To avert a balance of payment crisis, the government was forced to obtain a stand-by loan from the IMF in July 2009, which is conditional on cutting the budget deficit to 5 percent by 2012, half the 2009 level. The budget deficit was slashed to 8 percent of gross domestic product (GDP) last year and must be further lowered to 6.8 percent this year.
To achieve these targets, the government has begun increasing taxes on essentials, while lowering taxes for big business and foreign investors, slashing price subsidies and privatising basic infrastructure. After a 10-day assessment visit in early December, an IMF team declared that the government was on the “right track”.
The Central Bank estimated that GDP grew by 8 percent last year, while the IMF’s calculation was 7.5 percent. This growth was mainly due to increased economic activity in the war-torn north and east, including the resumption of farming and fishing, and growth in the tourism and telecommunication sectors. This expansion, which is fragile in the context of deepening world crisis, has not improved the living conditions of the working people.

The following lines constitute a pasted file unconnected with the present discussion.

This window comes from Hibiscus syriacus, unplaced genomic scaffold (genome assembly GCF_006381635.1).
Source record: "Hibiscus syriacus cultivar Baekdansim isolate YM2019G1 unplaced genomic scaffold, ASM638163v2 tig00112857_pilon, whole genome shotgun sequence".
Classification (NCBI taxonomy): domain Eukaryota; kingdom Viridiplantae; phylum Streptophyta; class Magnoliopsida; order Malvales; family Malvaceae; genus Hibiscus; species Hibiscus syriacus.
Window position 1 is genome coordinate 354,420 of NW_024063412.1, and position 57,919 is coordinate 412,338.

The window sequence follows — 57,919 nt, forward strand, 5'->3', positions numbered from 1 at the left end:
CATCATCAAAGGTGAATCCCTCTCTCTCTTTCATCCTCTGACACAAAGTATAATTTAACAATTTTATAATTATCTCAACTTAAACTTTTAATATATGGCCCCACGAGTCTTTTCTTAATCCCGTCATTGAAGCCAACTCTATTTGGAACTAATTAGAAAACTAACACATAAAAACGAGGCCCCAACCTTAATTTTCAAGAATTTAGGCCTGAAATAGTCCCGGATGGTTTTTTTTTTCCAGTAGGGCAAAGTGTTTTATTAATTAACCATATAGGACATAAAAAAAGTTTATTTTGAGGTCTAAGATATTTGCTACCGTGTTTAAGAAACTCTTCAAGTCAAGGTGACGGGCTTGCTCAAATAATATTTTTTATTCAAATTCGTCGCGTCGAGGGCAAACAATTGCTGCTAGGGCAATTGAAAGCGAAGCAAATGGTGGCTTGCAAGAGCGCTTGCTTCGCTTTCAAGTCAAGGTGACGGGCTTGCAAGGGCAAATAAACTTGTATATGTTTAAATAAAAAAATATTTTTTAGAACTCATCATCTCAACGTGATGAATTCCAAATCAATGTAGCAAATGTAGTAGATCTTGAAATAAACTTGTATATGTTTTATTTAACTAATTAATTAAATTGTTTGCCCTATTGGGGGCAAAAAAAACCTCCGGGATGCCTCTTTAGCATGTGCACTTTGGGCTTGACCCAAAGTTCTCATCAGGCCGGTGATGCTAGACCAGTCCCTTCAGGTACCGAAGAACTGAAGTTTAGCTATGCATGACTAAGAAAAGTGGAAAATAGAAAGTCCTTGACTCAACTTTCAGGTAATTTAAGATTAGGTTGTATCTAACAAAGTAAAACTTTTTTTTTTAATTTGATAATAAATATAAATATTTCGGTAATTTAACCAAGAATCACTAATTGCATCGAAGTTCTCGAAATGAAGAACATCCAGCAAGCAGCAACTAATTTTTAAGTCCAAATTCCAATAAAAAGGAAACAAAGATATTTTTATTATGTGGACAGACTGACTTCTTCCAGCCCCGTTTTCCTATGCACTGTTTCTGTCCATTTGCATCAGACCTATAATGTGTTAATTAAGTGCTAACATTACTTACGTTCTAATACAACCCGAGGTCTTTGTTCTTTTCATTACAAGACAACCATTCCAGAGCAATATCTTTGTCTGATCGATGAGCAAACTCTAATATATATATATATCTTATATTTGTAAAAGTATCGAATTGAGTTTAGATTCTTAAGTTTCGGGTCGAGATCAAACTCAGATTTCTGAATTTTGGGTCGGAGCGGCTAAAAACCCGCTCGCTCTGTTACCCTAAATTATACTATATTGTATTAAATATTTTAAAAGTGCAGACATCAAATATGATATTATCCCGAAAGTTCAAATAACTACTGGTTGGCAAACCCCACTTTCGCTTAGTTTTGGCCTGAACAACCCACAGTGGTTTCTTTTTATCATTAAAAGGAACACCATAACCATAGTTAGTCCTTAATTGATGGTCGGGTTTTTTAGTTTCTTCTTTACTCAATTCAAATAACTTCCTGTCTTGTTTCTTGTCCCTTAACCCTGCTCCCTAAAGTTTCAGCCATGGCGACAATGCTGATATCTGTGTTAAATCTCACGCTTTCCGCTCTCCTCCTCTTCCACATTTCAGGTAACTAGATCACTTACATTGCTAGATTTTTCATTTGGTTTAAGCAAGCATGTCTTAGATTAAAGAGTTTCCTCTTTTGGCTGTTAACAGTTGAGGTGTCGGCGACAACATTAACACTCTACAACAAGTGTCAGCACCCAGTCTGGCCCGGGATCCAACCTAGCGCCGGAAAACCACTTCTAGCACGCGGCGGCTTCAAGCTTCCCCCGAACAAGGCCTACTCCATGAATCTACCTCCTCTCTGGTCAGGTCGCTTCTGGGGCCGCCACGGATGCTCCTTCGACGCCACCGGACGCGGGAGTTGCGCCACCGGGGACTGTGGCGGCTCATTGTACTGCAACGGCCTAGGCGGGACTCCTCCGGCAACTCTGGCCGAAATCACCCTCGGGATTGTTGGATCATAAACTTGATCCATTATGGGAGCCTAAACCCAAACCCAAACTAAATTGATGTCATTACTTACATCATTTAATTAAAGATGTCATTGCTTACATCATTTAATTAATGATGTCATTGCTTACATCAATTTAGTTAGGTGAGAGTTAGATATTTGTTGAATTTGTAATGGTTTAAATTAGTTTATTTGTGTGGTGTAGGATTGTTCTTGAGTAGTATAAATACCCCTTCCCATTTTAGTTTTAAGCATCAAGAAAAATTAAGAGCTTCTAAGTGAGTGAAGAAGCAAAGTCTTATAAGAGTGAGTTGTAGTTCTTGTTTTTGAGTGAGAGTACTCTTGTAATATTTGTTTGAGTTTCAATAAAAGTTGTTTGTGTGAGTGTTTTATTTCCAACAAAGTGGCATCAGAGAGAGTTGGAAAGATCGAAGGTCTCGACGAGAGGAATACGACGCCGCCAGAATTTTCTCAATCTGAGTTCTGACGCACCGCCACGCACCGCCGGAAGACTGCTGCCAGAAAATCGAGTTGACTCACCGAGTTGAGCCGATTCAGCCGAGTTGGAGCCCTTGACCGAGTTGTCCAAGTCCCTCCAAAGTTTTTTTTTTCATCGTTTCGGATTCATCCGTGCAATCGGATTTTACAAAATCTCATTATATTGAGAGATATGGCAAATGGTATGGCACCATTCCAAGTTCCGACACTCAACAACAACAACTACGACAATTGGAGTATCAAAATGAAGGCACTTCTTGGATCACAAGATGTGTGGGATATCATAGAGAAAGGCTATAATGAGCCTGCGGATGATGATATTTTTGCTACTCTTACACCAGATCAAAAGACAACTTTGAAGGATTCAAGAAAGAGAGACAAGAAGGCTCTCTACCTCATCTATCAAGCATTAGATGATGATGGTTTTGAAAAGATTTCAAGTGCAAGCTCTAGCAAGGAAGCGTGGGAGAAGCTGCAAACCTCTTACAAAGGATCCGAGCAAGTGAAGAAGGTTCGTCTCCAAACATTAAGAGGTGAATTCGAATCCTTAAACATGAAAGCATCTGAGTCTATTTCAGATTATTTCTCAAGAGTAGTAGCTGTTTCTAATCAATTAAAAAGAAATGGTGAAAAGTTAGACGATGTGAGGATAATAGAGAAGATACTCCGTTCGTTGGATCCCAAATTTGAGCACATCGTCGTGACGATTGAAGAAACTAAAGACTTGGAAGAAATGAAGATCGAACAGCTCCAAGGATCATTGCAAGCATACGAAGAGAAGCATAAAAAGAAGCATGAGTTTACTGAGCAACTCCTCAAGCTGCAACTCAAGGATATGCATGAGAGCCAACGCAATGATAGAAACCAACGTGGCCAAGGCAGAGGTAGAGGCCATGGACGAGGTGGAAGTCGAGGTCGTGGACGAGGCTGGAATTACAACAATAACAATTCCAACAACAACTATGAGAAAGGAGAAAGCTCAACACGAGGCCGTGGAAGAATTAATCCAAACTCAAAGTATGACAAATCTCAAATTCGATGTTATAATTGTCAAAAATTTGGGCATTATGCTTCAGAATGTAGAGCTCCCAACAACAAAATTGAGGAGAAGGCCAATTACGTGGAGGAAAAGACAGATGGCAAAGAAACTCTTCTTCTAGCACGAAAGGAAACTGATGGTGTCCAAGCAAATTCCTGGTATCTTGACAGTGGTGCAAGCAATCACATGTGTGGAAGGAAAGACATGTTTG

According to the latest official statistics, average real household income has fallen over the past four years. According to the Household Income and Expenditure Survey, average household income was 26,286 rupees ($US240) in 2006-07, and it nominally increased by 35 percent to 35,495 rupees ($311) in 2009-10.
When adjusted for inflation, however, household income fell by 2.5 percent during this period. In the plantation sector, average household income nominally increased by 32 percent to 25,649 rupees, but in real terms dropped by 4 percent.